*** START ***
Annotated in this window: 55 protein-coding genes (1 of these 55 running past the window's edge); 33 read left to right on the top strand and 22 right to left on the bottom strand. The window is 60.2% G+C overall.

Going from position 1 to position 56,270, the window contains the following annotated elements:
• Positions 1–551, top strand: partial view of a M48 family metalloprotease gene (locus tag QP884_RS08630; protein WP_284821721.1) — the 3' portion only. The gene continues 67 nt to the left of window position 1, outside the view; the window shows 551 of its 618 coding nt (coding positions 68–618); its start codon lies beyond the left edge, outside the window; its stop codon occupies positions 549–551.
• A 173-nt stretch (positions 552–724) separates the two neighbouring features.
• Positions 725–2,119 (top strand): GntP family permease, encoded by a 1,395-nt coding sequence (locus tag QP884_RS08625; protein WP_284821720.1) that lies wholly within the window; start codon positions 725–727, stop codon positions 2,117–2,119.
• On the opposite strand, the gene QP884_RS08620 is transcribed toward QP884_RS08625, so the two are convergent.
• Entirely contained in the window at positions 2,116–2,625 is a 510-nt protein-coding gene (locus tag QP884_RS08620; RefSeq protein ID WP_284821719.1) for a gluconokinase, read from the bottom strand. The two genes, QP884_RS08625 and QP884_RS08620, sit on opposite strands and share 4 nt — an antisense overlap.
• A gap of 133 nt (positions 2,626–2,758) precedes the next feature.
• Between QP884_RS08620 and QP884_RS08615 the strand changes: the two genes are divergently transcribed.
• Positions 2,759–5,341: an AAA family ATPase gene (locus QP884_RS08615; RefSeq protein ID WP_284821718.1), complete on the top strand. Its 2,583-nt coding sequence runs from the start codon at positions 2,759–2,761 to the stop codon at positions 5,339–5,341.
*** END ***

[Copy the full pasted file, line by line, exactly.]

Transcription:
Annotated in this window: 55 protein-coding genes (1 of these 55 running past the window's edge); 33 read left to right on the top strand and 22 right to left on the bottom strand. The window is 60.2% G+C overall.

Going from position 1 to position 56,270, the window contains the following annotated elements:
• Positions 1–551, top strand: partial view of a M48 family metalloprotease gene (locus tag QP884_RS08630; protein WP_284821721.1) — the 3' portion only. The gene continues 67 nt to the left of window position 1, outside the view; the window shows 551 of its 618 coding nt (coding positions 68–618); its start codon lies beyond the left edge, outside the window; its stop codon occupies positions 549–551.
• A 173-nt stretch (positions 552–724) separates the two neighbouring features.
• Positions 725–2,119 (top strand): GntP family permease, encoded by a 1,395-nt coding sequence (locus tag QP884_RS08625; protein WP_284821720.1) that lies wholly within the window; start codon positions 725–727, stop codon positions 2,117–2,119.
• On the opposite strand, the gene QP884_RS08620 is transcribed toward QP884_RS08625, so the two are convergent.
• Entirely contained in the window at positions 2,116–2,625 is a 510-nt protein-coding gene (locus tag QP884_RS08620; RefSeq protein ID WP_284821719.1) for a gluconokinase, read from the bottom strand. The two genes, QP884_RS08625 and QP884_RS08620, sit on opposite strands and share 4 nt — an antisense overlap.
• A gap of 133 nt (positions 2,626–2,758) precedes the next feature.
• Between QP884_RS08620 and QP884_RS08615 the strand changes: the two genes are divergently transcribed.
• Positions 2,759–5,341: an AAA family ATPase gene (locus QP884_RS08615; RefSeq protein ID WP_284821718.1), complete on the top strand. Its 2,583-nt coding sequence runs from the start codon at positions 2,759–2,761 to the stop codon at positions 5,339–5,341.